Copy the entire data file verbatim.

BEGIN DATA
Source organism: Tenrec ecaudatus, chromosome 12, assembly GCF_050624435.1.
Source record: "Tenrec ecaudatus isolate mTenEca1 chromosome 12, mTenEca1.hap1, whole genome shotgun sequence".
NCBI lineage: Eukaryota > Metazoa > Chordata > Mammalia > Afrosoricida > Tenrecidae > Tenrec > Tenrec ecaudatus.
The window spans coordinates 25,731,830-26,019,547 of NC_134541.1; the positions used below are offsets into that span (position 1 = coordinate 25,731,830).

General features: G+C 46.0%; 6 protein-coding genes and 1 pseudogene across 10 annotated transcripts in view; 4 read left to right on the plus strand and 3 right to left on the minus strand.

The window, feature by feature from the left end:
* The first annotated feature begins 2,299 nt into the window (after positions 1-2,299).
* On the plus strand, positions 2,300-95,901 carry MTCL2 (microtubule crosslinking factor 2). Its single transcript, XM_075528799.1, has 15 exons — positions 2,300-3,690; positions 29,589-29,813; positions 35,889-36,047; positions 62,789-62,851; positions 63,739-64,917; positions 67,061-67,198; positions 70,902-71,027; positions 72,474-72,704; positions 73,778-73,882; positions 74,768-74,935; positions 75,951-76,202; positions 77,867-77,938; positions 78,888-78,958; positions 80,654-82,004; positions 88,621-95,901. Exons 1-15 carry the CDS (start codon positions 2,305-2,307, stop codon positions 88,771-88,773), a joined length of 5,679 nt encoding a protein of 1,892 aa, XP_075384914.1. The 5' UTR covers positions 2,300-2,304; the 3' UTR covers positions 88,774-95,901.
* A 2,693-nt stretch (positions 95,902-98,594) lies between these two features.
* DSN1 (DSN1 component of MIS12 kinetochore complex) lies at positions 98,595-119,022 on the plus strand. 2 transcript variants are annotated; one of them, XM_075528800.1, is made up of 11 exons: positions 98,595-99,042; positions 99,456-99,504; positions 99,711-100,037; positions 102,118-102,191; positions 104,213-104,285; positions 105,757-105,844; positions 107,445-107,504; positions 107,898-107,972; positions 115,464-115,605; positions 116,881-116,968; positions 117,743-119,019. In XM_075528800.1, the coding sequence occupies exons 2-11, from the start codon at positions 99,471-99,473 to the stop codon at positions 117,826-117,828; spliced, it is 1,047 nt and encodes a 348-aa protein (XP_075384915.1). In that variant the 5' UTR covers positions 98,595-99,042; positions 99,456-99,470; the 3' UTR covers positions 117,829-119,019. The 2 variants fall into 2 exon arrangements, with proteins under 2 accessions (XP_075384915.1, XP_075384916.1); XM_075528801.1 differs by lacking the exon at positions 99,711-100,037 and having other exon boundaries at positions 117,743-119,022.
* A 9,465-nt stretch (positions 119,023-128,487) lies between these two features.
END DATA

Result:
Source organism: Tenrec ecaudatus, chromosome 12, assembly GCF_050624435.1.
Source record: "Tenrec ecaudatus isolate mTenEca1 chromosome 12, mTenEca1.hap1, whole genome shotgun sequence".
NCBI lineage: Eukaryota > Metazoa > Chordata > Mammalia > Afrosoricida > Tenrecidae > Tenrec > Tenrec ecaudatus.
The window spans coordinates 25,731,830-26,019,547 of NC_134541.1; the positions used below are offsets into that span (position 1 = coordinate 25,731,830).

General features: G+C 46.0%; 6 protein-coding genes and 1 pseudogene across 10 annotated transcripts in view; 4 read left to right on the plus strand and 3 right to left on the minus strand.

The window, feature by feature from the left end:
* The first annotated feature begins 2,299 nt into the window (after positions 1-2,299).
* On the plus strand, positions 2,300-95,901 carry MTCL2 (microtubule crosslinking factor 2). Its single transcript, XM_075528799.1, has 15 exons — positions 2,300-3,690; positions 29,589-29,813; positions 35,889-36,047; positions 62,789-62,851; positions 63,739-64,917; positions 67,061-67,198; positions 70,902-71,027; positions 72,474-72,704; positions 73,778-73,882; positions 74,768-74,935; positions 75,951-76,202; positions 77,867-77,938; positions 78,888-78,958; positions 80,654-82,004; positions 88,621-95,901. Exons 1-15 carry the CDS (start codon positions 2,305-2,307, stop codon positions 88,771-88,773), a joined length of 5,679 nt encoding a protein of 1,892 aa, XP_075384914.1. The 5' UTR covers positions 2,300-2,304; the 3' UTR covers positions 88,774-95,901.
* A 2,693-nt stretch (positions 95,902-98,594) lies between these two features.
* DSN1 (DSN1 component of MIS12 kinetochore complex) lies at positions 98,595-119,022 on the plus strand. 2 transcript variants are annotated; one of them, XM_075528800.1, is made up of 11 exons: positions 98,595-99,042; positions 99,456-99,504; positions 99,711-100,037; positions 102,118-102,191; positions 104,213-104,285; positions 105,757-105,844; positions 107,445-107,504; positions 107,898-107,972; positions 115,464-115,605; positions 116,881-116,968; positions 117,743-119,019. In XM_075528800.1, the coding sequence occupies exons 2-11, from the start codon at positions 99,471-99,473 to the stop codon at positions 117,826-117,828; spliced, it is 1,047 nt and encodes a 348-aa protein (XP_075384915.1). In that variant the 5' UTR covers positions 98,595-99,042; positions 99,456-99,470; the 3' UTR covers positions 117,829-119,019. The 2 variants fall into 2 exon arrangements, with proteins under 2 accessions (XP_075384915.1, XP_075384916.1); XM_075528801.1 differs by lacking the exon at positions 99,711-100,037 and having other exon boundaries at positions 117,743-119,022.
* A 9,465-nt stretch (positions 119,023-128,487) lies between these two features.